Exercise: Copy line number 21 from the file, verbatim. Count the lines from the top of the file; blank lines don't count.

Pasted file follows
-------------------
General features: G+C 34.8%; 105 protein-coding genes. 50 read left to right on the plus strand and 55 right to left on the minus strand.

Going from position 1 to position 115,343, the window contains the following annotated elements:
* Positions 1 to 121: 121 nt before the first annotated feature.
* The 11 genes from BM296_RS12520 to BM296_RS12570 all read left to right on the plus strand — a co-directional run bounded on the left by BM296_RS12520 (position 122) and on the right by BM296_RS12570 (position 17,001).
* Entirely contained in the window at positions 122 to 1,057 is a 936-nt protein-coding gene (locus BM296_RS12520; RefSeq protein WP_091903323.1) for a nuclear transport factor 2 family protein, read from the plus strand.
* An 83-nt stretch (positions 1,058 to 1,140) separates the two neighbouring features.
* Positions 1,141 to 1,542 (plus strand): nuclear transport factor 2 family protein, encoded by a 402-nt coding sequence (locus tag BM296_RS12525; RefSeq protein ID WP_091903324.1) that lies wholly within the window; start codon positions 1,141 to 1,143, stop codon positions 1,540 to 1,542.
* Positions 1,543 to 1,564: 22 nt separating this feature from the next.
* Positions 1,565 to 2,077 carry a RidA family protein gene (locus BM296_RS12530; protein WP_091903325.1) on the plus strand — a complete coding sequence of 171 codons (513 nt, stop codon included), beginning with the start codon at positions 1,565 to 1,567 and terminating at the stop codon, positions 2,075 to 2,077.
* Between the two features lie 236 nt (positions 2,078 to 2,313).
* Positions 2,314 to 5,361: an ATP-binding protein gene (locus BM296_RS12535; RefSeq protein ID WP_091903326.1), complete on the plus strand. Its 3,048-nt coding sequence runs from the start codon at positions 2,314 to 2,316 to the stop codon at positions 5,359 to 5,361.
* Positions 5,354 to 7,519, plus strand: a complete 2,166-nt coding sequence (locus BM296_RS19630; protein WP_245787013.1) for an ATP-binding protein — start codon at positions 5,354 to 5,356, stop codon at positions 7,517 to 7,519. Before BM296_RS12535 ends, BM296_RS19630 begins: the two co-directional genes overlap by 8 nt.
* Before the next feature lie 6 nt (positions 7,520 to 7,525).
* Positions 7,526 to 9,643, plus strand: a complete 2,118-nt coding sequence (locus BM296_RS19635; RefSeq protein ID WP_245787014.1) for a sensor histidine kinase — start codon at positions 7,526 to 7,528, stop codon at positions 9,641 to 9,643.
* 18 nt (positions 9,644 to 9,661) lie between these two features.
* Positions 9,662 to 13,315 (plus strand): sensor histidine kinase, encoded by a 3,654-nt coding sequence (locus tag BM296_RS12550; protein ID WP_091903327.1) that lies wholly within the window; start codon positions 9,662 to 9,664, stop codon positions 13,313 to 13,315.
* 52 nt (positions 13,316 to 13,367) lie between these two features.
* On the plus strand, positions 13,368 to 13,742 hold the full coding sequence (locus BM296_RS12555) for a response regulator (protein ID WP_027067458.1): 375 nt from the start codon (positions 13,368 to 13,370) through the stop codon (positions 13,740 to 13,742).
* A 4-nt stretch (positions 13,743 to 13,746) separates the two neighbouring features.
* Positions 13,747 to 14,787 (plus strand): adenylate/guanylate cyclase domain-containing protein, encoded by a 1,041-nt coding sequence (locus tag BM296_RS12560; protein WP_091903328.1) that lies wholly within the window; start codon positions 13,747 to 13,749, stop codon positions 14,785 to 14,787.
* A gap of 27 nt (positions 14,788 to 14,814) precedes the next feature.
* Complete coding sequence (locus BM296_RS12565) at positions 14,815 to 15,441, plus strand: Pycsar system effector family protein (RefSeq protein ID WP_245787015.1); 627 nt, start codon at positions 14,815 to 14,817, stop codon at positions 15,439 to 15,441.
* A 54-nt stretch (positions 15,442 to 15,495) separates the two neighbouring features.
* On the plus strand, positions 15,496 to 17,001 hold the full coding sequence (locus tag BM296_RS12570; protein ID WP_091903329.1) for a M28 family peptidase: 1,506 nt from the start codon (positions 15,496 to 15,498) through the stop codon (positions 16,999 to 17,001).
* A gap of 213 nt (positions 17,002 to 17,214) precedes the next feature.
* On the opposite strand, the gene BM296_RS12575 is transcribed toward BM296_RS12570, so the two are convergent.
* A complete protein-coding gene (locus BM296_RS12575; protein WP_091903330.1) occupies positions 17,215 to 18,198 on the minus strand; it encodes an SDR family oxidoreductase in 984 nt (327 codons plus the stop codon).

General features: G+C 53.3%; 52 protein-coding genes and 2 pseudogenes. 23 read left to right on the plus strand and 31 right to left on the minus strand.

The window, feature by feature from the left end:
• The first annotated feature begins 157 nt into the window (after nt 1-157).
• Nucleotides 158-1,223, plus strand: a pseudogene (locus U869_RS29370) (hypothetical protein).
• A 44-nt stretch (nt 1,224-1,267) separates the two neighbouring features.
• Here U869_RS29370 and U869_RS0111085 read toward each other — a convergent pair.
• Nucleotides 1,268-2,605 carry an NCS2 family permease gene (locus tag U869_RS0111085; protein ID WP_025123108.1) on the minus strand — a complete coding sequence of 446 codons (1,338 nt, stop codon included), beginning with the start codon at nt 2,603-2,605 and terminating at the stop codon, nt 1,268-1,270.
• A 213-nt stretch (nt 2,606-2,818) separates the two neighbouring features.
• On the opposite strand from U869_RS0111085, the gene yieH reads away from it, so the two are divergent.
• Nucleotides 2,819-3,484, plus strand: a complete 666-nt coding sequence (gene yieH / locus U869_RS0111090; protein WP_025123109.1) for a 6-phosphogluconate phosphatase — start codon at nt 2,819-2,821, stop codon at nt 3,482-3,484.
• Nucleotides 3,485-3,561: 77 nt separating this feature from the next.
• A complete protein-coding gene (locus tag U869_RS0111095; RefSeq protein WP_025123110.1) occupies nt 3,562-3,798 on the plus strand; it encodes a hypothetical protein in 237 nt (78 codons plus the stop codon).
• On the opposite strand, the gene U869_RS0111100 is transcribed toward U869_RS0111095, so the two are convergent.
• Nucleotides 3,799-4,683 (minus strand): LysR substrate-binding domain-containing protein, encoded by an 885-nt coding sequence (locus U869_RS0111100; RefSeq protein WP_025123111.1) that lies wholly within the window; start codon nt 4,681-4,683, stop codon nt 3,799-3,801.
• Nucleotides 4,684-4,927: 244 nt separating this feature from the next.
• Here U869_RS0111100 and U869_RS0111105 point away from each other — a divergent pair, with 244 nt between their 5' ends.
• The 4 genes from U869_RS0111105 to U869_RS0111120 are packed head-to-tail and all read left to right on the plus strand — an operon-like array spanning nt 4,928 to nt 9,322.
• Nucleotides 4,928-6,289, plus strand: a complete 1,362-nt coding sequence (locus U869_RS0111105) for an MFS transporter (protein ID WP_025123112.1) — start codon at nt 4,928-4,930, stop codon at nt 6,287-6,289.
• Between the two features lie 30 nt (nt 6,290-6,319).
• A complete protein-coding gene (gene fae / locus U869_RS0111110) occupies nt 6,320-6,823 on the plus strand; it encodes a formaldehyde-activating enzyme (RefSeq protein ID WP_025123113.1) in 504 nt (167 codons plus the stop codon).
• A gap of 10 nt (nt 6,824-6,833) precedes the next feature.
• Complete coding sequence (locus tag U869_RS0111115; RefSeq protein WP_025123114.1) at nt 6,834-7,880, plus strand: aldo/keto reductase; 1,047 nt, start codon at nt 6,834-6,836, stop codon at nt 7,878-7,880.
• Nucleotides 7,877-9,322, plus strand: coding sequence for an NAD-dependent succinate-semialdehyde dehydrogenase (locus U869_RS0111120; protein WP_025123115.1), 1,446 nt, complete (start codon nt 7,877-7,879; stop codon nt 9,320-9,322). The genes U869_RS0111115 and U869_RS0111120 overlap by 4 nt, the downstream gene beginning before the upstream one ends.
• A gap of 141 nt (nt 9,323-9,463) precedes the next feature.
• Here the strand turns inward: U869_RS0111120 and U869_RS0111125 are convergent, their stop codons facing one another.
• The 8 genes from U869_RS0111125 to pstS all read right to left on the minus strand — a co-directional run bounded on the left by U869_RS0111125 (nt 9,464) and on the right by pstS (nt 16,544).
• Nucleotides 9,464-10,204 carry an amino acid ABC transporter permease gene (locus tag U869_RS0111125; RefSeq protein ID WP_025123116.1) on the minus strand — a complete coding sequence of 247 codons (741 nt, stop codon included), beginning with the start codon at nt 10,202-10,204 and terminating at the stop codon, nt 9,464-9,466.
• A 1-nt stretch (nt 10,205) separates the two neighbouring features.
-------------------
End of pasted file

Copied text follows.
* A gap of 27 nt (positions 14,788 to 14,814) precedes the next feature.